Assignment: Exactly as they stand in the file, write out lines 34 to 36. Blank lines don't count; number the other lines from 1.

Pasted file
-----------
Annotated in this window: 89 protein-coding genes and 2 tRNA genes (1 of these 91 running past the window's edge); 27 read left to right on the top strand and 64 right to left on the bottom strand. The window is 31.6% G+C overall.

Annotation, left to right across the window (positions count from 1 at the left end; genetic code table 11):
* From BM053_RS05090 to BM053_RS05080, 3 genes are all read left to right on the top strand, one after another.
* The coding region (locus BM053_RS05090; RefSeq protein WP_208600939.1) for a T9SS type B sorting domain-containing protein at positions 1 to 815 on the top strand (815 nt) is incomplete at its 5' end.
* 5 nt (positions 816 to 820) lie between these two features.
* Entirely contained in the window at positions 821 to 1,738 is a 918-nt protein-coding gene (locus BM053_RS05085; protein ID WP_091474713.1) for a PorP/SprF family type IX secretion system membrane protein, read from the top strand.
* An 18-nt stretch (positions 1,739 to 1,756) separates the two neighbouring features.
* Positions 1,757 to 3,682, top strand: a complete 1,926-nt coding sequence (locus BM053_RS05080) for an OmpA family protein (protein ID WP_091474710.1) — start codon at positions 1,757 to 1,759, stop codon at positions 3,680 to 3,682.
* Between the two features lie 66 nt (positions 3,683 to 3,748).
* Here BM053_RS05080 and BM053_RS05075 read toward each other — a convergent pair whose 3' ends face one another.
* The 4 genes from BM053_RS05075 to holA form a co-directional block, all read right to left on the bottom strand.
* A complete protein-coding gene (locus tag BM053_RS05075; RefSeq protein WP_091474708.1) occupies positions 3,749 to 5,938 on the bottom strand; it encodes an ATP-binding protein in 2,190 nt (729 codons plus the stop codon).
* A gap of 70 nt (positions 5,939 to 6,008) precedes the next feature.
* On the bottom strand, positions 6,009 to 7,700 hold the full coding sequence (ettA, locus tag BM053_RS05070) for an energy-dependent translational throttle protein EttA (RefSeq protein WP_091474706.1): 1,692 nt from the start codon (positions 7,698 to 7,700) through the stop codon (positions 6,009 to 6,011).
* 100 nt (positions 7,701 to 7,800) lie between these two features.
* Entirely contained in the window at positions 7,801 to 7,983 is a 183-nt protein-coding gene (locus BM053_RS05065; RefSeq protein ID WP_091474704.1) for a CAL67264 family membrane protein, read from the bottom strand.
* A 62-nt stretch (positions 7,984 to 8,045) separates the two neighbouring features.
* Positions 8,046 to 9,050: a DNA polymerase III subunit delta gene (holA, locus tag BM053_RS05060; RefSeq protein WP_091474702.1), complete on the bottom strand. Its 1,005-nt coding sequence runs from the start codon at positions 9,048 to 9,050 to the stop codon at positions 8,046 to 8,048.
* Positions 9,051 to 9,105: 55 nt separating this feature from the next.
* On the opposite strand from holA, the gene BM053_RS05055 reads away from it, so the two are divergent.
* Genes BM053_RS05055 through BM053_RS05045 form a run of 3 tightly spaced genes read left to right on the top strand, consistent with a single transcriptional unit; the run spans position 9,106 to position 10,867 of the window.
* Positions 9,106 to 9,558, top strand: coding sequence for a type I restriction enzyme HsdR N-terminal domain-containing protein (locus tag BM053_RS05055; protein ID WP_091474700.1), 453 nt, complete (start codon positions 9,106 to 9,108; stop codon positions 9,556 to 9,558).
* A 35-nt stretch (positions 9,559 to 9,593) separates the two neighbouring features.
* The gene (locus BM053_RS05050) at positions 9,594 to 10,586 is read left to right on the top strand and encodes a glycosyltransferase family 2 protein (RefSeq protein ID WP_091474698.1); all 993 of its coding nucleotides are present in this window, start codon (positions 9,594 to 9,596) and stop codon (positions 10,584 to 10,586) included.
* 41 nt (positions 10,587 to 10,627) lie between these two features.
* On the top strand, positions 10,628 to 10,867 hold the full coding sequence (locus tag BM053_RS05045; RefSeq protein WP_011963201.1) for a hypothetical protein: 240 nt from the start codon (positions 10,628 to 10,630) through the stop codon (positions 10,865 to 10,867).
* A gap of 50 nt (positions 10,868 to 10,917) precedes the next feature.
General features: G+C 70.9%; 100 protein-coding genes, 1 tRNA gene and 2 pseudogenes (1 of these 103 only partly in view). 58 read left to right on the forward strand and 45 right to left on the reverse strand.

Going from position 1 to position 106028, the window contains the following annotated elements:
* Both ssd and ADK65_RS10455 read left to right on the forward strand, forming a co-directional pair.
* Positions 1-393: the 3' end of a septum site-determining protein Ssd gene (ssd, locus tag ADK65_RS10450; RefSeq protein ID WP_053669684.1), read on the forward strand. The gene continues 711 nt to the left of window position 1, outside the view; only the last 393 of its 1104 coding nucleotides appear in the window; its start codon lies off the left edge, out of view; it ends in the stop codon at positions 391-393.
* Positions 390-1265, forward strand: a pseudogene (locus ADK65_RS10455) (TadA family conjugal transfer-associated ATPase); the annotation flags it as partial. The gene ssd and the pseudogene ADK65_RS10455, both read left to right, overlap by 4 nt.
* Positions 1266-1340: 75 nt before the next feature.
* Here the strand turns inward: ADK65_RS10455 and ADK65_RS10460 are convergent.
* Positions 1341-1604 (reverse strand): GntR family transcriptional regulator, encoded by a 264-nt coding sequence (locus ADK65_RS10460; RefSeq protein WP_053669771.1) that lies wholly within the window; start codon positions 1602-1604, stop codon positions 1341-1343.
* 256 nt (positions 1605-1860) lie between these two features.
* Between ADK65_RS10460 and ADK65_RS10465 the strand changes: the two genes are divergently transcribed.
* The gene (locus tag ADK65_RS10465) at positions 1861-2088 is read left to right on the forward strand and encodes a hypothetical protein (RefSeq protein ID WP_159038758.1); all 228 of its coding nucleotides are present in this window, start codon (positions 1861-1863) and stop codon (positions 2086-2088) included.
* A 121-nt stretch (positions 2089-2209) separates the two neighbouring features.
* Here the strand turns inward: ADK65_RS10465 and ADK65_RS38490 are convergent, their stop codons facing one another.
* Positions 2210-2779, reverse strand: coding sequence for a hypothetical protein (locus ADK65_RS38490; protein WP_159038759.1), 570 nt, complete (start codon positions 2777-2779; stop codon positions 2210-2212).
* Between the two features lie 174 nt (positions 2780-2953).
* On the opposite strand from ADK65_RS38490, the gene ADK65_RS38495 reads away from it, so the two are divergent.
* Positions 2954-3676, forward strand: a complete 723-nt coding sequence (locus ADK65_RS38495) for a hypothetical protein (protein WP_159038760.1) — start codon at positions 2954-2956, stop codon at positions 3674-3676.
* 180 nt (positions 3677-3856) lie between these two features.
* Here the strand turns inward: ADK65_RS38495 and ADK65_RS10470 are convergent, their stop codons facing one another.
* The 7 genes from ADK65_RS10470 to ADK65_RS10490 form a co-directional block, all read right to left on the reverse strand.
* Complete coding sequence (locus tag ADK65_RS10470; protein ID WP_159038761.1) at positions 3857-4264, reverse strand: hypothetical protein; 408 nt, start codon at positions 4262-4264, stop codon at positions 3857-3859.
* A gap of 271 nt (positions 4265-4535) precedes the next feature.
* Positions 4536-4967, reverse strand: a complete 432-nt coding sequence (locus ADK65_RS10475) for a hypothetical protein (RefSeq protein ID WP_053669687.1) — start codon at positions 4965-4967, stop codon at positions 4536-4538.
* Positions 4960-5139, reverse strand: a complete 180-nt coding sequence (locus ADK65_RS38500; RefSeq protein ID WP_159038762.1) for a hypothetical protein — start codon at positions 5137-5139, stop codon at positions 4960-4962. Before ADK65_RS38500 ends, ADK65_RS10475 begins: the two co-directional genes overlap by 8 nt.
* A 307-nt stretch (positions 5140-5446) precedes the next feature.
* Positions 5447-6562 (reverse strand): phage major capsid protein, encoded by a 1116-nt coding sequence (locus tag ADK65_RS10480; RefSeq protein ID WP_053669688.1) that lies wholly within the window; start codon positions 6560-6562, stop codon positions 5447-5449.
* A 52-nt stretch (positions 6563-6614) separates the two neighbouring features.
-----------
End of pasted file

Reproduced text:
* Here the strand turns inward: ADK65_RS10455 and ADK65_RS10460 are convergent.
* Positions 1341-1604 (reverse strand): GntR family transcriptional regulator, encoded by a 264-nt coding sequence (locus ADK65_RS10460; RefSeq protein WP_053669771.1) that lies wholly within the window; start codon positions 1602-1604, stop codon positions 1341-1343.
* 256 nt (positions 1605-1860) lie between these two features.